Speaking of the work with hay as well as others, there is a shift into this other kind of life, a 2D life, which I am interested in. 2D life is a term that refers to a universe created by anime, manga, video games, VR, as well as the merchandise that accompanies these industries. Although animation and video games are not strictly 2D, the expression is meant to emphasize the unreal qualities or the fantasy of the representations generated by these medias. The conception of 2D life embraces that fantasy, as having a kind of life of its own, it’s a distinct category that is loved. So this real physical material of hay (which has its own energy/potential) is pushed closer to a graphic or 2D representation. It’s amazing how plastic can consistently have this effect of creating distinct space, a space that comes off as ideal. It is literally a biological barrier, that can create sterile space and hermetic seals. And I think there is a fantasy in the idea of a distinct or pure separate space. I’m very interested in this space.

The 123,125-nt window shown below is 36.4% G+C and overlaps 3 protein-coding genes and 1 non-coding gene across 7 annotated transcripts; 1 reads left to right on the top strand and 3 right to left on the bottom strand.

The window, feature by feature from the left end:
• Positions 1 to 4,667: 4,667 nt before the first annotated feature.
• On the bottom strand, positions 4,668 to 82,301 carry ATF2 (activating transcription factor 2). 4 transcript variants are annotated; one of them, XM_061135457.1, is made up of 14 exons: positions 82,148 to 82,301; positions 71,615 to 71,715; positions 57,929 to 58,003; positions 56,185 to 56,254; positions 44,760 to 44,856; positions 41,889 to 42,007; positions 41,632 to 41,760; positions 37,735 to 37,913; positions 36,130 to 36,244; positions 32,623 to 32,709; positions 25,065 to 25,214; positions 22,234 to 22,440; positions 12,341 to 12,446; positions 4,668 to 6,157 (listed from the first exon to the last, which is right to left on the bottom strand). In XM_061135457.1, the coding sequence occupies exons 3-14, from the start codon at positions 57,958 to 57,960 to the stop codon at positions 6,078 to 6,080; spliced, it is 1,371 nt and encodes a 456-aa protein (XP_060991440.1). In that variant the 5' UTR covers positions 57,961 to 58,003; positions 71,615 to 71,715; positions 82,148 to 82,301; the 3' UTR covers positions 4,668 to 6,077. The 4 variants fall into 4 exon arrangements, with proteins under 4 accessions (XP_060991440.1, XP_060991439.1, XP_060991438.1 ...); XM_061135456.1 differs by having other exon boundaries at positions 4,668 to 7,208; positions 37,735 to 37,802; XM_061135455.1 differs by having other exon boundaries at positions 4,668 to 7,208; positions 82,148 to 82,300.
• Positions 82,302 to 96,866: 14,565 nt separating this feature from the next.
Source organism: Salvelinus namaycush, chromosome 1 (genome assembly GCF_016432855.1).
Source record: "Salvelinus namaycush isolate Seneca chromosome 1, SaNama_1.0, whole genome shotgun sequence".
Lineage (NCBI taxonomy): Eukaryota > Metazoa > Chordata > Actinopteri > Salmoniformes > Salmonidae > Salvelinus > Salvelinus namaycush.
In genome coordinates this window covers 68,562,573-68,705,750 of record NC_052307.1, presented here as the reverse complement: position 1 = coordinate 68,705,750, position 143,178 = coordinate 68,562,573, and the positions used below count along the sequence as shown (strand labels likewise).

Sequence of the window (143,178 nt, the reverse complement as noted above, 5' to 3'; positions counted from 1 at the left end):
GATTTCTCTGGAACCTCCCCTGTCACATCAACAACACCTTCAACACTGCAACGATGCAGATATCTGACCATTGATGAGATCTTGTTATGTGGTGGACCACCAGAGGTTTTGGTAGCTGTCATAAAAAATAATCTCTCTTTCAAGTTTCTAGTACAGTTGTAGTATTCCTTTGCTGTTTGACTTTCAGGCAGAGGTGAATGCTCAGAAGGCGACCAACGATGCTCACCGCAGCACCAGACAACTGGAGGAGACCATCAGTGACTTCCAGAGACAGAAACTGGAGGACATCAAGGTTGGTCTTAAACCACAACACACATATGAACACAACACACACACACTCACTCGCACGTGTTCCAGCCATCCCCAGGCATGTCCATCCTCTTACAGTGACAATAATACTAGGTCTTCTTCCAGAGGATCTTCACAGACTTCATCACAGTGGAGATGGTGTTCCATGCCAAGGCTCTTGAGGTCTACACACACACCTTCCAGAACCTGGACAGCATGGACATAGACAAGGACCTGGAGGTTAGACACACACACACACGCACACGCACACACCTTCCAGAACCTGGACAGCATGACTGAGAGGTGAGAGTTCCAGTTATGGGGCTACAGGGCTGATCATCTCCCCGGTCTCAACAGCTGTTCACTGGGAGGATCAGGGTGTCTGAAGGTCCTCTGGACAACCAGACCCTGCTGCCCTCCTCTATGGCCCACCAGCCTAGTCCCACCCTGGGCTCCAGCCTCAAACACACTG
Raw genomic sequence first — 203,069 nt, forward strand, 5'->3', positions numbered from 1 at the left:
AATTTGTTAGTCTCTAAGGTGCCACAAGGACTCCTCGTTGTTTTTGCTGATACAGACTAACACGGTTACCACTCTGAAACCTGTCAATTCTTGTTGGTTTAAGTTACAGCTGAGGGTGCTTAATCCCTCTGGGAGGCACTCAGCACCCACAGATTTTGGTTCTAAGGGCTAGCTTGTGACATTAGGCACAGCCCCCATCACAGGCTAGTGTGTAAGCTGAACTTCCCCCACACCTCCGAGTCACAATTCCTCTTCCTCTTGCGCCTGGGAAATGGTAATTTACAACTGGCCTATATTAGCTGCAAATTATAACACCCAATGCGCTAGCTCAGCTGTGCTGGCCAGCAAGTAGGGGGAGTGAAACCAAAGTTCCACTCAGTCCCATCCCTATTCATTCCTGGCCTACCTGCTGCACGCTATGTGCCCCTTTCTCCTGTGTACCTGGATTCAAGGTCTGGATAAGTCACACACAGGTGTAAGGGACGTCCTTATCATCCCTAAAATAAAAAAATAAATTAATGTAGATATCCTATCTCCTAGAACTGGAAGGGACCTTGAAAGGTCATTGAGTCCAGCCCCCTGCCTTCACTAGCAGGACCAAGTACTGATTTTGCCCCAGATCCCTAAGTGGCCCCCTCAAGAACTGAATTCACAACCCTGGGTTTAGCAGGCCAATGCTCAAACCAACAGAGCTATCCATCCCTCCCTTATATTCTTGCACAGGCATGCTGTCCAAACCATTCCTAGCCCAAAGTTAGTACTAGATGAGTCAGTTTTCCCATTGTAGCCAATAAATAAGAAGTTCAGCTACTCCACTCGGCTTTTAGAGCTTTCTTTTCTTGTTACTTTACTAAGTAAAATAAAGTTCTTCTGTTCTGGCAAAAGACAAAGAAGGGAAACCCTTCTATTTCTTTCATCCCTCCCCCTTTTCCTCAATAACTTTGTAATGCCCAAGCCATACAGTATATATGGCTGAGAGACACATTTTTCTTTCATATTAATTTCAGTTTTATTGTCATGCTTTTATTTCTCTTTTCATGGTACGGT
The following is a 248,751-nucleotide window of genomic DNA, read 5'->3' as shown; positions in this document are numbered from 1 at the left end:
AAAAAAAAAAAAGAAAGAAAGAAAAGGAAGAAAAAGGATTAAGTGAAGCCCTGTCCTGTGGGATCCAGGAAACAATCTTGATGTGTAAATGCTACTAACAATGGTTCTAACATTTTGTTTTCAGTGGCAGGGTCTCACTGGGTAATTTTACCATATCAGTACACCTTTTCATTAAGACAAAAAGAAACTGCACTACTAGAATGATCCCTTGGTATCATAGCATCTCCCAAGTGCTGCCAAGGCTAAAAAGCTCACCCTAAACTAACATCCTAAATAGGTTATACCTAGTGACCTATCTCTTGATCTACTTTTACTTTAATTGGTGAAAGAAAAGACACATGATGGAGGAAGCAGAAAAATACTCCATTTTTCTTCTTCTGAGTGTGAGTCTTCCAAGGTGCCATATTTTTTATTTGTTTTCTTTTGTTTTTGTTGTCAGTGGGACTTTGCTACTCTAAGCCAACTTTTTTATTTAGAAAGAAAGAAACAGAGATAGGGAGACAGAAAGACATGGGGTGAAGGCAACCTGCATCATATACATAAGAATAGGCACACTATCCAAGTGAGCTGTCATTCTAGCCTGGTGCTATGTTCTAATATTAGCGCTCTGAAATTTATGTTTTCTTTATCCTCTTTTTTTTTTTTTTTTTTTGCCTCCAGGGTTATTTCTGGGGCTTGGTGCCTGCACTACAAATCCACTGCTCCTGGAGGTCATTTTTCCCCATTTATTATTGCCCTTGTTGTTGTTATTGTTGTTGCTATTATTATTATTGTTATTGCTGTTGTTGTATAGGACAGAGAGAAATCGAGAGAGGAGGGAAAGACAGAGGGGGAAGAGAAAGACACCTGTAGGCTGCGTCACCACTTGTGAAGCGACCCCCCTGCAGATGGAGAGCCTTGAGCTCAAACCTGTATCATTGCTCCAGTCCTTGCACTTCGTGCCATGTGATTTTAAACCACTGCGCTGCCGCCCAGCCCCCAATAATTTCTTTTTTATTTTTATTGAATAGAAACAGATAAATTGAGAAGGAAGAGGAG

I think some important concepts are becoming more mainstream, like the understanding that Earth’s systems (like climate and environment) have become so completely affected by human activity that nature can no longer be understood as separate from humans. The evidence leads to the suggestion by many scientists that we name this new geological epoch the Anthropocene. This is an epoch that began with the industrial revolution. The idea is that the literal earth is formed by humans.

Matthew—I agree that there is something to do with packaging in how the plastic isolates the materials, rendering them less dimensional.  But is there also something to do with evidence, as containers for evidence?

Andrés—Do you mean like the evidence bag at the crime scene, or as a part of some forensics? Sure, it feels like the material is there as a fact. Here it is. The plastic does this maybe, makes it feel empirical? The material may be a fact, but the artwork is something that is worked over. These self contained artworks, in the end, are things that are highly crafted and manipulated. This is true of all the works, especially in the chainmaille piece. For example, there is a lot of tricky manipulation that happens in the making of the piece to get the chainmaille to take (and keep) form. That work, literally folds up when it’s being moved. As does the hay artwork on the wall. In fact all of the works in this exhibition are incredibly light and especially mobile.